In a cut-throat industry like interior design, talent is not enough to get you ahead of your game; you also have to have grit and an endless well of creativity and originality. Interior designer Willie Garcia is talented and dedicated to her career, but apart from coming up with original ideas for her clients, she’s incredibly passionate about the environment. For Garcia, designing is not just about creating beautiful spaces; it’s also about taking on the responsibility to promote sustainable design that goes beyond perfectly rendered floor plans and interior sketches.
It all began with discarded tetra packs and plastic waste materials. In 2009, Garcia, who resides on a farm in Laguna, sought the help of underprivileged women in her neighborhood to help her turn these discarded items into useful objects like bags and fashion accessories. They would get together at a modest shack behind Garcia’s house, creating one-of-a-kind pieces made of materials that had been on their way to the garbage bin (or worse, to clog drains).
As these women worked with their hands, they were also able to earn a living that would provide food for their tables. JunkNot Eco Creatives was then born. At that time, Garcia and her weavers produced only a handful of furniture items and home accessories like placemats and napkin holders.
Six years after, in 2015, JunkNot expanded into home furnishings. “That’s how we grew. We succeeded more in home furnishing since then. Because I am an interior designer, I was able to focus on my passion for arts and for the love of the environment by doing home furnishings [and creating] awareness on plastic waste,” Garcia narrates.
She adds that with this shift in business model, she was able to employ more women. Aside from the weavers in Laguna, JunkNot now also employs women from Taal, Batangas. “We started with four women…but now they’re growing to sixty plus,” the designer proudly shares. Garcia taught these women how to make ropes out of plastic wastes. They, in turn, became champions of green living in their own households.
Designing an advocacy
Promoting such an advocacy can be as simple as rescuing an old chair about to be discarded and refurbishing it into an accent piece. In one of her residential projects, Garcia used old newsprints as finishing for kitchen cabinet doors. These she coated in water-based polyurethane, which does not release harmful fumes. The breakfast nook and pantry doors are also made of recycled materials.
In another project, Garcia created a coastal-inspired, 22-square-meter abode that boasts eco-friendly details. There are bespoke bedframes and drawers are made out of reclaimed wood, while the dining nook features droplights made of recycled bottles and driftwood. Peppering this breezy home are seating pieces made of wood and plastic waste materials.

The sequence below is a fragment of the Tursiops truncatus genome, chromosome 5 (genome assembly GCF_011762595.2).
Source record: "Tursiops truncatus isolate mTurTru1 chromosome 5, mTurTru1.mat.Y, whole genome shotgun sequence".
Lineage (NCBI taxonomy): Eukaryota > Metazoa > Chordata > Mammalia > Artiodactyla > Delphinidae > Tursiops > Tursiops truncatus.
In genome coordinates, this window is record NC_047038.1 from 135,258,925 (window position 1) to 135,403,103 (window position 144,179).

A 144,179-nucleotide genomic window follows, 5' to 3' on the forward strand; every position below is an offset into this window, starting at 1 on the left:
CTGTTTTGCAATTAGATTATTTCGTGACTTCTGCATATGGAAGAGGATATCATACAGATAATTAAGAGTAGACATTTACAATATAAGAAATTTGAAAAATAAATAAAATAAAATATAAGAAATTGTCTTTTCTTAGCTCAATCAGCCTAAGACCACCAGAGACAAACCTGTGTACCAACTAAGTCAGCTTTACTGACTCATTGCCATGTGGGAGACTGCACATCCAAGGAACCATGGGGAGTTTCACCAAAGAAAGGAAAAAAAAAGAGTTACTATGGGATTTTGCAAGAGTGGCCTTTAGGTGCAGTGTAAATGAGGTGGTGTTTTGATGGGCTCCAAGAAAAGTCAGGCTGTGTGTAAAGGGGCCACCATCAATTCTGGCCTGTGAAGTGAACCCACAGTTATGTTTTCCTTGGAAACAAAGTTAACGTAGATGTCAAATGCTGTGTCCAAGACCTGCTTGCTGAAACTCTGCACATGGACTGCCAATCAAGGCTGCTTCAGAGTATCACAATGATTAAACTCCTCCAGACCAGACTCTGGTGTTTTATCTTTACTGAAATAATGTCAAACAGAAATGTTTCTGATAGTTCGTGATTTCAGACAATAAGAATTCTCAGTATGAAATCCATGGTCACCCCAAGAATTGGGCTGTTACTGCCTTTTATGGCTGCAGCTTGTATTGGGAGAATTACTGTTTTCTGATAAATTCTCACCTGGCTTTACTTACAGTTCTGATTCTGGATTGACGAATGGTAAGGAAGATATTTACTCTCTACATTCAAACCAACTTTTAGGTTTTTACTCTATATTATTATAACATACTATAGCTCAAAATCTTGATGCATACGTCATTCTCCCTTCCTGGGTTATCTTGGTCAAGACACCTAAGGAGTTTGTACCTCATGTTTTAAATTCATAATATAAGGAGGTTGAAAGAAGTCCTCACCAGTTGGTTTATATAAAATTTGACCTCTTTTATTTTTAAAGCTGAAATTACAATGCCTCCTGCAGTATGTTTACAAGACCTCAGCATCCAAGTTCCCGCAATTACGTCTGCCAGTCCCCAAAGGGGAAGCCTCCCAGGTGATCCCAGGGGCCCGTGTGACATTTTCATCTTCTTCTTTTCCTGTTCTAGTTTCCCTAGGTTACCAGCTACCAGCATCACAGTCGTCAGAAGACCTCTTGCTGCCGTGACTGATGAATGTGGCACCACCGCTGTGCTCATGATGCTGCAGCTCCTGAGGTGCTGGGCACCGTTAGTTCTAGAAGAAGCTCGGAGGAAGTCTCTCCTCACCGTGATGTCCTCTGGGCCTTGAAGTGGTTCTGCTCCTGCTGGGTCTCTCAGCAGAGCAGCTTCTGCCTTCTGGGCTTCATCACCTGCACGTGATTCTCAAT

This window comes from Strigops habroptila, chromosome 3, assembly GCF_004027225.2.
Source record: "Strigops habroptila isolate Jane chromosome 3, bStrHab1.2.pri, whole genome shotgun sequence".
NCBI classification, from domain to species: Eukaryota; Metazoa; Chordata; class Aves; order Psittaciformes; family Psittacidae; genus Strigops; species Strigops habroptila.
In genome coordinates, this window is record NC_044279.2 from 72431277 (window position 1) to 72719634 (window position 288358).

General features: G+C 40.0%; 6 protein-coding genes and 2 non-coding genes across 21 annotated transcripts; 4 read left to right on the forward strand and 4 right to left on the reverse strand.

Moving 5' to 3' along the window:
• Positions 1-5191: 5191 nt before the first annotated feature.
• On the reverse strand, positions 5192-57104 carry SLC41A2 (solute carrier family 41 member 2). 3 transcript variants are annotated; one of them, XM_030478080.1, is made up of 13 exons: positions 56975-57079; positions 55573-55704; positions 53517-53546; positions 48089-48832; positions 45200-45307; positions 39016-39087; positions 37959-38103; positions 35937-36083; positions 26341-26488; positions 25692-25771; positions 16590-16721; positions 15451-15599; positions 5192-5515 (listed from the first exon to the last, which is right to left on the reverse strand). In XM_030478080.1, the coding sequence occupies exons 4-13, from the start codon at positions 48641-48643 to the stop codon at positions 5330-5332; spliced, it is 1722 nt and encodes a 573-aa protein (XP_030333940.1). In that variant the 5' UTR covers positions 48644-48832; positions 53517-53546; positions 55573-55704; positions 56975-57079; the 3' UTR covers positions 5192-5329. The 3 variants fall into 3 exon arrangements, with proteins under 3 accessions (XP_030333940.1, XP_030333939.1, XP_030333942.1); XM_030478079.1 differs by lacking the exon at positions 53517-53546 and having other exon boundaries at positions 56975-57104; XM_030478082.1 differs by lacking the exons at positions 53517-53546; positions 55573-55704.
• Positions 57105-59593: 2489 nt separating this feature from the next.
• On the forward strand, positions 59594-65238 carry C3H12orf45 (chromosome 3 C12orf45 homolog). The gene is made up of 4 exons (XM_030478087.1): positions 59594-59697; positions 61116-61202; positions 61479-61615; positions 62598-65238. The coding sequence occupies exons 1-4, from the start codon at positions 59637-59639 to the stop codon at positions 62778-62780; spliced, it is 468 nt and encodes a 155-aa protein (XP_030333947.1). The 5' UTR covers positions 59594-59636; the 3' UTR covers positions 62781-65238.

Garcia’s favorite project to date is her brother’s restaurant in Davao, Balik Bukid Farm and Kitchen. “It’s where I first experimented with the use of plastic waste [to make] a chair,” recalls Garcia. “At the same time, this restaurant created awareness on how we can help preserve our environment. Every piece of the design in the restaurant has a story to tell,” she adds.
But what prompted Garcia to integrate such an advocacy in her projects? She explains, “We depend so much on the environment, but give back very badly. I just thought that instead of extracting too much from our natural resources, why not use the materials that are readily available, materials that [pose a] big problem to our environment—plastic waste? And because I live on a farm, I saw the bad effects of industrialization in my town.”
In an effort to further encourage everyone to care more for Mother Nature, Garcia tirelessly joins local and international trade fairs. She also gives talks and workshops to students, entrepreneurs, international design professionals, local government units (LGU), and non-governmental organizations (NGOs).
Recounting her participation at Manila FAME last 2016, Garcia says, “I always get a kiss and a hug from strangers for the great advocacy of JunkNot, especially when they hear of the story behind each chair.” She further relates, “Our furniture pieces are more appreciated because of the story behind them. [People realize] how much plastic waste they generate every single day, so through this, I get to educate more people on how to reduce, reuse, and recycle.” Also through this social enterprise, Garcia hopes to tackle more commercial projects that will become “a venue that will create awareness in protecting the environment.”
While Garcia’s JunkNot has been instrumental in inspiring the public to be more eco-friendly, it has also made an impact on Garcia as a designer. “JunkNot molds me to be a better eco-conscious interior designer. Sustainability starts at home, so as an interior designer, I want to innovate more eco-friendly materials for interiors.”
Check out JunkNot Eco Creatives on Facebook or follow them on Instagram @junknot.ph for inquiries and updates.
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